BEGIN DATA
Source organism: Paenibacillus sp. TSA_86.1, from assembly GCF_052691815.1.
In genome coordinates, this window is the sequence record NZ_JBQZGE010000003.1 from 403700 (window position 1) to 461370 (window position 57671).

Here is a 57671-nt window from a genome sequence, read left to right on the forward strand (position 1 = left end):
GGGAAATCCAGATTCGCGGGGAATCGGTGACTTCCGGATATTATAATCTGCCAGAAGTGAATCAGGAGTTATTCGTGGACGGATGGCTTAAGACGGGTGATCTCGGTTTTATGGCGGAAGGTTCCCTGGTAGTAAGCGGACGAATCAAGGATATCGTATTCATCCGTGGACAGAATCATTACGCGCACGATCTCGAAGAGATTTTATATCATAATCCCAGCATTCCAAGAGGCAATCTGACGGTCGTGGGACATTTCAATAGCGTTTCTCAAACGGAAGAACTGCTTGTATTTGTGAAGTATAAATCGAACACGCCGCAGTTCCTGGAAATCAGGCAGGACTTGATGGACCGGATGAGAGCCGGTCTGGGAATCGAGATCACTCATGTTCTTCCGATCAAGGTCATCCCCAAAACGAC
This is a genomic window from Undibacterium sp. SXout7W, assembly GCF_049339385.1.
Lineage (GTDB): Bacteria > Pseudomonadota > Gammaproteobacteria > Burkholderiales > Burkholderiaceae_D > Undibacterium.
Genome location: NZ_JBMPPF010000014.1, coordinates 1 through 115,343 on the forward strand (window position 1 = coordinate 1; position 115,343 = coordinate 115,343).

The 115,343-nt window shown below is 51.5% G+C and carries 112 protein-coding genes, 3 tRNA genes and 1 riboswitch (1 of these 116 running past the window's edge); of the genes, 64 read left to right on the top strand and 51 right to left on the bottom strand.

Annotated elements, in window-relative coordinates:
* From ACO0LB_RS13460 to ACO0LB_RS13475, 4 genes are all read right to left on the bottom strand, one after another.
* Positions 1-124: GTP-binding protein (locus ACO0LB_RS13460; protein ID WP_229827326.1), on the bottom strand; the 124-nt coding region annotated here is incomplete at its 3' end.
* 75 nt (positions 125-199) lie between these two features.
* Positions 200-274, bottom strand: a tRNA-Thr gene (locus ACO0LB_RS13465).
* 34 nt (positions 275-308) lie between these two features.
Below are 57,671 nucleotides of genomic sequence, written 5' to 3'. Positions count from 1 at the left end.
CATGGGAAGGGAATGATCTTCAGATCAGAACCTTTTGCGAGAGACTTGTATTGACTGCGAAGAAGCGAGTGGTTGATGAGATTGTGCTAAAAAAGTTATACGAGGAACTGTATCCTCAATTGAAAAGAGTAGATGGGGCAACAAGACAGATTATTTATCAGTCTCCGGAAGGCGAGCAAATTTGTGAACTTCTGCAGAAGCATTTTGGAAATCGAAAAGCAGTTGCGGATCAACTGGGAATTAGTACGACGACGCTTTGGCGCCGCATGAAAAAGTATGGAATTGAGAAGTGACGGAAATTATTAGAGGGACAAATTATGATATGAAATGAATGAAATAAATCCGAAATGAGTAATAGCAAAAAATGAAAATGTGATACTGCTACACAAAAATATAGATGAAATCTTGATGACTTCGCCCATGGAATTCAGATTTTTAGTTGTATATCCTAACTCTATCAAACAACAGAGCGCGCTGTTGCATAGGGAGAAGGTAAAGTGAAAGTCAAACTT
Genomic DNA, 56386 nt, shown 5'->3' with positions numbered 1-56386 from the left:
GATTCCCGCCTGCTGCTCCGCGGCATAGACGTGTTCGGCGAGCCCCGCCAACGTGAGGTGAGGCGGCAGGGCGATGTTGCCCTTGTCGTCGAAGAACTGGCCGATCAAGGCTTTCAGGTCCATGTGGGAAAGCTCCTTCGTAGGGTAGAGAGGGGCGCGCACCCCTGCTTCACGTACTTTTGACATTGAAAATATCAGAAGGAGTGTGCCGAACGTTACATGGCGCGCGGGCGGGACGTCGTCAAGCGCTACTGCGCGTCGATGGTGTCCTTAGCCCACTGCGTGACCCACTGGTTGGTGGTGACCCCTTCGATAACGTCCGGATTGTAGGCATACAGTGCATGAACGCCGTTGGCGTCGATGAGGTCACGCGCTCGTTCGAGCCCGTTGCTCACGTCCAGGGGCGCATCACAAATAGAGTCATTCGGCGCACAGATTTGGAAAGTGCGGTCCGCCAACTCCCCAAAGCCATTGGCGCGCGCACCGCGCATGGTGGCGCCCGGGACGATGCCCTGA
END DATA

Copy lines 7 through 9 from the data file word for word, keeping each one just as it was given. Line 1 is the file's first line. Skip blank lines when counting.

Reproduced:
Genome location: NZ_JBMPPF010000014.1, coordinates 1 through 115,343 on the forward strand (window position 1 = coordinate 1; position 115,343 = coordinate 115,343).

The 115,343-nt window shown below is 51.5% G+C and carries 112 protein-coding genes, 3 tRNA genes and 1 riboswitch (1 of these 116 running past the window's edge); of the genes, 64 read left to right on the top strand and 51 right to left on the bottom strand.

Annotated elements, in window-relative coordinates: